In order to make possible the introduction of nucleic acids used according to the present invention and thus the expression of the polypeptide in a eu- or prokaryotic cell by transfection, transformation or infection, the nucleic acid can be present as a plasmid, as part of a viral or non-viral vector. Suitable viral vectors here are particularly: baculoviruses, vaccinia viruses, adenoviruses, adeno-associated viruses and herpesviruses. Suitable non-viral vectors here are particularly: virosomes, liposomes, cationic lipids, or poly-lysine-conjugated DNA.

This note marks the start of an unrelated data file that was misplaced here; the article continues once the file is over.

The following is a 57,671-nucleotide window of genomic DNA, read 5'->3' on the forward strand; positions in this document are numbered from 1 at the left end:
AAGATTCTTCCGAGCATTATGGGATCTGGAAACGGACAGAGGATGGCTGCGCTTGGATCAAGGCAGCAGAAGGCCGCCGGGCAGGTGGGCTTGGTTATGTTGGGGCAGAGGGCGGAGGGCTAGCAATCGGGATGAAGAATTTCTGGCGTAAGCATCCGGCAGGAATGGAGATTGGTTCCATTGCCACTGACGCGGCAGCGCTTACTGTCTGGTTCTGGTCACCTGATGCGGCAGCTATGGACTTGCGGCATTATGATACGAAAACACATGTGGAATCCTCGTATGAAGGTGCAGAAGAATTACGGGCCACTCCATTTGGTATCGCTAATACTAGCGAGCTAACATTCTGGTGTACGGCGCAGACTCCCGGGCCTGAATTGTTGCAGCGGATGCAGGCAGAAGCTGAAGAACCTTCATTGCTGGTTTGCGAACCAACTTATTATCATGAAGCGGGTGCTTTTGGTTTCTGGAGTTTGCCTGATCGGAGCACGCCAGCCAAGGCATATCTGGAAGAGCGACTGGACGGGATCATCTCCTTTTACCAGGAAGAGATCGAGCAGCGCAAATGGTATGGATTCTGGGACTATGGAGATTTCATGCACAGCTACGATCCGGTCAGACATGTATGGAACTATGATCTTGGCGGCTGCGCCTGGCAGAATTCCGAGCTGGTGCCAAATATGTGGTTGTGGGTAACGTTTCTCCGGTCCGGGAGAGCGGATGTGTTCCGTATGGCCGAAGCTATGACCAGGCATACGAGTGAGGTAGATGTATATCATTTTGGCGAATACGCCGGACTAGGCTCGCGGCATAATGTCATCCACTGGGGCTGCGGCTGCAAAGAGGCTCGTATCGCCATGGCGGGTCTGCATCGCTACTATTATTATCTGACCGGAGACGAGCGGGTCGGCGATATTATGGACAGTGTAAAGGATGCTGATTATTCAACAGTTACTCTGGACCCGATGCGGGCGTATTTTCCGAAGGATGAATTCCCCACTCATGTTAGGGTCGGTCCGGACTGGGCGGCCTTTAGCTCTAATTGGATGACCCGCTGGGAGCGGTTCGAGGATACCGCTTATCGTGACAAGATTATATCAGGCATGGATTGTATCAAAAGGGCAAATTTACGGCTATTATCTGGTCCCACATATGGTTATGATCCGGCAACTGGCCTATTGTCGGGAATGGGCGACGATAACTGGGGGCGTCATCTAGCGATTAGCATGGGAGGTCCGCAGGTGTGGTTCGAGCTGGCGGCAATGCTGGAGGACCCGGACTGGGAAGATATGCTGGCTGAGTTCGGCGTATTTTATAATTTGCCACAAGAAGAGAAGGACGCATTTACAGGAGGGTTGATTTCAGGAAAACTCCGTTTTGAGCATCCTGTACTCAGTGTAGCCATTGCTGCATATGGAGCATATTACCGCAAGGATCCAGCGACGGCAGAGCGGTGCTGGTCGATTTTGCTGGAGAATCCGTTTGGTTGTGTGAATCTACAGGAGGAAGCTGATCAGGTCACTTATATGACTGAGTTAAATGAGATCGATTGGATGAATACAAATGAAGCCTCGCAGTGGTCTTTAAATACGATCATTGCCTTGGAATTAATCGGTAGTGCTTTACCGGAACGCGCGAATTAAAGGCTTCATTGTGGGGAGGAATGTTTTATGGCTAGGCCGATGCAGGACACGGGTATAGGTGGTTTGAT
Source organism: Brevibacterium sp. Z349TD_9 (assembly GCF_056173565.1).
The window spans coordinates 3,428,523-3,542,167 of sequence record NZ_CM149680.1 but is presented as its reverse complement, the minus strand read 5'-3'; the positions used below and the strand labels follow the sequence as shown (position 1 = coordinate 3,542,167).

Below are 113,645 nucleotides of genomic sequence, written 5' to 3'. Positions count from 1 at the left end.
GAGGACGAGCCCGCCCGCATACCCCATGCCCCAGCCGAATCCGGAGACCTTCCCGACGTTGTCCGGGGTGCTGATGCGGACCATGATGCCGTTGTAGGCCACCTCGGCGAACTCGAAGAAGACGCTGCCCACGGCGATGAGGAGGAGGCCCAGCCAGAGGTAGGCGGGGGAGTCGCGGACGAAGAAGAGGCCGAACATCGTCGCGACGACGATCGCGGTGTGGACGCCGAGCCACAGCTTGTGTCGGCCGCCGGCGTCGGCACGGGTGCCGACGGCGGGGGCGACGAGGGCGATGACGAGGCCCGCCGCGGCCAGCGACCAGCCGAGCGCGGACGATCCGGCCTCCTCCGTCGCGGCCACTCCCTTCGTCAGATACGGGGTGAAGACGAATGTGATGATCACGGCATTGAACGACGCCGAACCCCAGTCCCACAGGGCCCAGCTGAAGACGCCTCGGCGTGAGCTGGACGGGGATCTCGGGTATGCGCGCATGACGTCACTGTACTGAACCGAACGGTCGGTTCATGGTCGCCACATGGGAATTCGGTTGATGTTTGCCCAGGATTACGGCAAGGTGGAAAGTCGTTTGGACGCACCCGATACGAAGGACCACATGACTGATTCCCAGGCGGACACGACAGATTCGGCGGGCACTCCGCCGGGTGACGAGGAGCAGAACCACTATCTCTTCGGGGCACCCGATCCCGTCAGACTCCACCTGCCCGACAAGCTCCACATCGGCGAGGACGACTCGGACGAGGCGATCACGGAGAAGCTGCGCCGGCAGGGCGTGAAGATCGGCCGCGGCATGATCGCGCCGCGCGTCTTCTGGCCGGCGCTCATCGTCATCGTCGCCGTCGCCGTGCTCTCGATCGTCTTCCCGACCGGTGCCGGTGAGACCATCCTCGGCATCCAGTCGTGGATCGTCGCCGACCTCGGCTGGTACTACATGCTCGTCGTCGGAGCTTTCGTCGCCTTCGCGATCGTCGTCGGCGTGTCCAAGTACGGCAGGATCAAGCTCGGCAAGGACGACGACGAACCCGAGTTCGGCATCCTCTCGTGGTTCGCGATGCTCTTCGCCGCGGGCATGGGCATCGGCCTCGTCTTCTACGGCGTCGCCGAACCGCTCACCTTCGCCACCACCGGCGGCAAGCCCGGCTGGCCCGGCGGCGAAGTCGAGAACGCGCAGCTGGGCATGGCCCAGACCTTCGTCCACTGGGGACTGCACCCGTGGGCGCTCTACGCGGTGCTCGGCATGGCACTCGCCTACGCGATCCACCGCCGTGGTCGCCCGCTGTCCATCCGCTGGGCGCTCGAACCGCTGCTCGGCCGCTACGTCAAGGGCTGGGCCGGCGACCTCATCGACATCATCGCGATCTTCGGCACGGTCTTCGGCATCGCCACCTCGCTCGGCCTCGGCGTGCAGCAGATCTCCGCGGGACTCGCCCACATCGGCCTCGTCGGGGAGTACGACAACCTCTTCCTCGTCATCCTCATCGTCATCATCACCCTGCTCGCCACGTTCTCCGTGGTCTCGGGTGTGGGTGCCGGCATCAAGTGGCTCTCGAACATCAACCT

Examples of vectors having gene therapy activity are virus vectors, for example adenovirus vectors or retroviral vectors (Lindemann et al., 1997, Mol. Med. 3: 466-76; Springer et al., 1998, Mol. Cell. 2: 549-58). Eukaryotic expression vectors are suitable in isolated form for gene therapy use, as naked DNA can penetrate into skin cells on topical application (Hengge et al., 1996, J. Clin. Invest. 97: 2911-6; Yu et al., 1999, J. Invest. Dermatol. 112: 370-5). Vectors having gene therapy activity can also be obtained by complexing the nucleic acid used according to the invention with liposomes, since a very high transfection efficiency, in particular of skin cells, can thus be achieved (Alexander and Akhurst, 1995, Hum. Mol. Genet. 4: 2279-85). In the case of lipofection, small unilamellar vesicles are prepared from cationic lipids by ultrasonic treatment of the liposome suspension. The DNA is bound ionically to the surface of the liposomes, namely in such a ratio that a positive net charge remains and the plasmid DNA is complexed to 100% of the liposomes. In addition to the lipid mixtures DOTMA (1,2-dioleyloxypropyl-3-trimethylammonium bromide) and DPOE (dioleoylphosphatidylethanolamine) employed by Felgner et al. (1987, supra), meanwhile numerous novel lipid formulations were synthesized and tested for their efficiency in the transfection of various cell lines (Behr, J. P. et al. (1989), Proc. Natl. Acad. Sci. USA 86, 6982-6986; Felgner, J. H. et al. (1994) J. Biol. Chem. 269, 2550-2561; Gao, X. & Huang, L. (1991), Biochim. Biophys. Acta 1189, 195-203). Examples of lipid formulations are DOTAP N-[1-(2,3-dioleoyloxy)propyl]-N,N,N-trimethyl-ammonium ethyl-sulphate or DOGS (TRANSFECTAM; diocta-decylamidoglycyl-spermine). Auxiliaries which increase the transfer of nucleic acids into the cell can be, for example, proteins or peptides which are bound to DNA or synthetic peptide-DNA molecules which make possible the transport of the nucleic acid into the nucleus of the cell (Schwartz et al. (1999) Gene Therapy 6, 282; Brandén et al. (1999) Nature Biotech. 17, 784). Auxiliaries also include molecules which make possible the release of nucleic acids into the cytoplasm of the cell (Planck et al. (1994) J. Biol. Chem. 269, 12918; Kichler et al. (1997) Bioconj. Chem. 8, 213) or, for example, liposomes (Uhlmann and Peymann (1990) supra). Another particularly suitable form of gene therapy vectors can be obtained by applying the nucleic acid used according to the invention to gold particles and shooting these into tissue, preferably into the skin, or cells with the aid of the so-called gene gun (Example 13; Wang et al., 1999, J. Invest. Dermatol., 112: 775-81, Tuting et al., 1998, J. Invest. Dermatol. 111: 183-8).